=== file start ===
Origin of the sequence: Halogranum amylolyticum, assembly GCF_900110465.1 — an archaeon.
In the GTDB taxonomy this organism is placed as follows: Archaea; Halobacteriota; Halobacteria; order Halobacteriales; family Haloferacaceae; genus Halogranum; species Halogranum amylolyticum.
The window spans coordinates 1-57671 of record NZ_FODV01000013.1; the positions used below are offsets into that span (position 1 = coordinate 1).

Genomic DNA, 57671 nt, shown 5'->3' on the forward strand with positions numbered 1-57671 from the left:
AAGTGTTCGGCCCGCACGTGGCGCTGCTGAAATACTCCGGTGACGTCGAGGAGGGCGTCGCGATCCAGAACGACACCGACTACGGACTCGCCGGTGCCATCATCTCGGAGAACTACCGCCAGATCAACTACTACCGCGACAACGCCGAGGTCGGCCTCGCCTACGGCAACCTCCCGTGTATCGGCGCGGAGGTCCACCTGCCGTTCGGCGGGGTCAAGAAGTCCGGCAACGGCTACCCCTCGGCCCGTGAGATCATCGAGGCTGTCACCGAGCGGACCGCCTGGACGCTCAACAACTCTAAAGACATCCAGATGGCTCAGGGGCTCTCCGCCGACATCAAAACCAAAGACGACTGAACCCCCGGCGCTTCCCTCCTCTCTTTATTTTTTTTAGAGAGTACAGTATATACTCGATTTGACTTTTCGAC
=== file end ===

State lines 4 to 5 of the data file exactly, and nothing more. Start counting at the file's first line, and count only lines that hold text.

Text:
Genomic DNA, 57671 nt, shown 5'->3' on the forward strand with positions numbered 1-57671 from the left:
AAGTGTTCGGCCCGCACGTGGCGCTGCTGAAATACTCCGGTGACGTCGAGGAGGGCGTCGCGATCCAGAACGACACCGACTACGGACTCGCCGGTGCCATCATCTCGGAGAACTACCGCCAGATCAACTACTACCGCGACAACGCCGAGGTCGGCCTCGCCTACGGCAACCTCCCGTGTATCGGCGCGGAGGTCCACCTGCCGTTCGGCGGGGTCAAGAAGTCCGGCAACGGCTACCCCTCGGCCCGTGAGATCATCGAGGCTGTCACCGAGCGGACCGCCTGGACGCTCAACAACTCTAAAGACATCCAGATGGCTCAGGGGCTCTCCGCCGACATCAAAACCAAAGACGACTGAACCCCCGGCGCTTCCCTCCTCTCTTTATTTTTTTTAGAGAGTACAGTATATACTCGATTTGACTTTTCGAC